One of my favourites is Carousel. In those days Broadway musicals could be pretty dark. What I want to do is not dark. Once was pretty inspiring in that I loved the way it was presented with the performers playing their own instruments. That’s going to happen in this musical of mine because the characters are buskers and chess players and acrobats in Washington Square Park. It’s a love story and a ghost story and a history of New York that all plays out in Washington Square Park largely after midnight when the park is closed. It’s called Washington Square Serenade and the core of it is the songs that are on that record.
That’s album that you wrote at the beginning of the long relationship with Alison Moorer [Washington Square Serenade]. You’ve always made love a pretty central theme to your artwork. With the current record Terraplane, the pain I hear in “Better Off Alone” is pretty evident. How do you find performing that stuff on a daily basis? Is it cathartic, or a challenge?
It’s cathartic to perform “Better off Alone” or “Ain’t Nobody’s Daddy Now” which are two opposite ways of dealing with the same thing. But I still perform “Sparkle and Shine” and “Every Part of Me” because people want to hear them, and it’s not so comfortable sometimes. But they’re really good songs and I’m really proud of them and chicks dig ’em so I play ’em. My experience is that all I get to keep is the songs.
You’ve been round the block so many more times than most, in all reality–
It’s been a long time. Don’t put this in that basket. It’s not that easy. This is the first time that I was ever married sober. And it’s been a long time. And the first several years I was sober I didn’t get married. The first ten years I was sober I didn’t get married. I lived with a couple of people and I didn’t get married, and I didn’t get married on purpose. It was the hardest I’ve ever worked on a relationship. The longest I’ve ever lasted. And it failed. But don’t talk about it in the same breath as everybody I married when I was on dope in the ‘80s.
There are a lot of your fans who would similarly be great supporters of Alison’s work. Most people of goodwill would wish the best for both of you.
The deal is, I’m not at that stage in going through this. I’m going through a divorce. I’m still going through it. My main concern is I’ve got a little boy who’s not quite five years old and he has autism, and I’m just trying to make sure he gets what he needs and stays where he can get what he needs. That’s what my concern is.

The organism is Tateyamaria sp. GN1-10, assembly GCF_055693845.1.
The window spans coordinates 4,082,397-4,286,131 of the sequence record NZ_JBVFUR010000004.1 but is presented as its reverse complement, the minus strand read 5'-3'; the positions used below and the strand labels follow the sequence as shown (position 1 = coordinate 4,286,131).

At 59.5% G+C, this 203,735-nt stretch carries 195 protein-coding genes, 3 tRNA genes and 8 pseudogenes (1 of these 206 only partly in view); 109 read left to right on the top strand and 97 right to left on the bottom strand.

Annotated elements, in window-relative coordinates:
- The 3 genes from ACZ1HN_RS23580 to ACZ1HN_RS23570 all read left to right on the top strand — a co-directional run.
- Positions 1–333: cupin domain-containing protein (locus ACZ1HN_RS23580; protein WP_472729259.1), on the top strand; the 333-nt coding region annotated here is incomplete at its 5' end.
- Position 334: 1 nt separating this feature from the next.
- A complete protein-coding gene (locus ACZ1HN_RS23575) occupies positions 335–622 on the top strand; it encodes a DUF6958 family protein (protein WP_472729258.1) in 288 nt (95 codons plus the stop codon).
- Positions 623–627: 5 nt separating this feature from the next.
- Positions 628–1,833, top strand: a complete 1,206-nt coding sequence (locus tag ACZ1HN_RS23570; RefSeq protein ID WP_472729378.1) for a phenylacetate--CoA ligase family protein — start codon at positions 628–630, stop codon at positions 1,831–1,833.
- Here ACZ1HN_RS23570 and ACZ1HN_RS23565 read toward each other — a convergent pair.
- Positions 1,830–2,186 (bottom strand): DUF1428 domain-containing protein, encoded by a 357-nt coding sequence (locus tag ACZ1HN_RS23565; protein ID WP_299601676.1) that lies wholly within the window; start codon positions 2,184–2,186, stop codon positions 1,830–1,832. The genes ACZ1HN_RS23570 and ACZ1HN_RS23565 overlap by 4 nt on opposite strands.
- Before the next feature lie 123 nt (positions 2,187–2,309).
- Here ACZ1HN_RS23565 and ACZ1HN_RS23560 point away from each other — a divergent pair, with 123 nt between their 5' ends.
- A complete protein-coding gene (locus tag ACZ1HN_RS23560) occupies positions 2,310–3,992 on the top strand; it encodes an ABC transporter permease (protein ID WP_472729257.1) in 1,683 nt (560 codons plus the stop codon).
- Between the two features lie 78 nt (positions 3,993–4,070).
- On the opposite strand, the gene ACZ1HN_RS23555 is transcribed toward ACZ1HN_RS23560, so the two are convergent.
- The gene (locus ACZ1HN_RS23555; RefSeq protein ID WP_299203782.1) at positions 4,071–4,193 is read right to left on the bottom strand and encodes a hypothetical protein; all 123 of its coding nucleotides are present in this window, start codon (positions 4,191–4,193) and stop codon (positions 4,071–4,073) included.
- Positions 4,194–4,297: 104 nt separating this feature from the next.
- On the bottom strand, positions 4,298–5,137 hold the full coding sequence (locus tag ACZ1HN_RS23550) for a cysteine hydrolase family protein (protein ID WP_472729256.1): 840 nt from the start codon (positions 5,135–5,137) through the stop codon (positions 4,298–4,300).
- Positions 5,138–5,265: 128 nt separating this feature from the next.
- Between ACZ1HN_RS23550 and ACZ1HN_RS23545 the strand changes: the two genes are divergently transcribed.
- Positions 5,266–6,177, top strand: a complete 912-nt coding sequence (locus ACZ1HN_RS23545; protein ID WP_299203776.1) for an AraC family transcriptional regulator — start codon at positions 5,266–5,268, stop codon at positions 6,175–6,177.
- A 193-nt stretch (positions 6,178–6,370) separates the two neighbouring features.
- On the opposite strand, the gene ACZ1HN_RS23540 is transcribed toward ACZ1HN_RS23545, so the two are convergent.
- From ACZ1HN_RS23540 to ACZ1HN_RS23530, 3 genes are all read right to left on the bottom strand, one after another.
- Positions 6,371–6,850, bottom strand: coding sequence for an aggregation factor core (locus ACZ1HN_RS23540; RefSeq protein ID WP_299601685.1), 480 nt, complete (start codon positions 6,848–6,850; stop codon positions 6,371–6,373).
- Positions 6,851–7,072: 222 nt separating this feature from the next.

Fair enough, absolutely. I don’t know if you had an opportunity to hear what Bob Dylan had to say at his recent MusicCare talk.
I read it. It was one of those things: Bob shows that he’s human in moments like that. It was really cool the people that he thanked. He thanked a lot of people that were important, and people were definitely there for him. He left out very few that I would have included if I were him. You know, Merle Haggard pleaded within 24 hours, he said “Bob Dylan, I’ve admired you work since 1964”. I think Bob got the idea that Merle Haggard didn’t like his songs, and I think Bob was wrong about that. When I was half way through it I thought, “Goddamn he can write!”. It was incredibly well written. (Laughs)
There were so many gems in there. I was amazed at the negative response when he had amazing words from Sam Cooke on being complimented on the quality of his voice, Cooke said the beauty of the voice isn’t really the most important thing, it’s the honesty. The Merle Haggard stuff totally took over. I wondered if that was a matter of the deep social divisions of the time. You had “Okie from Muskogee”, “The Fightin’ Side of Me”.
I know, I know. I struggled with all that stuff. It was 1967 when those records came out. But I was well enough along as a songwriter that I knew how good “Silver Wings” and “I’m a Lonesome Fugitive” and “Mama Tried” were. They were really great songs. He is one of the greatest songwriters that country music ever produced. And Nashville’s not a singer-songwriter town. It was always hard on Johnny Cash, because he was a singer-songwriter at the beginning and it kind of beat it out of him. He didn’t really have that much confidence in his writing. Haggard managed to avoid that by being in California. I don’t think Merle was ever that guy. Just like I’m not the guy singing “Good Ol’ Boy (Gettin’ Tough)”. I don’t think Merle was ever that guy that was singing to you. I think you’re hearing the character talk there.
When might we expect an Australian visit next?
Unless I’ve pissed Peter Noble off somehow, my guess is that it will be next April (2016) around Easter around Byron like we always do.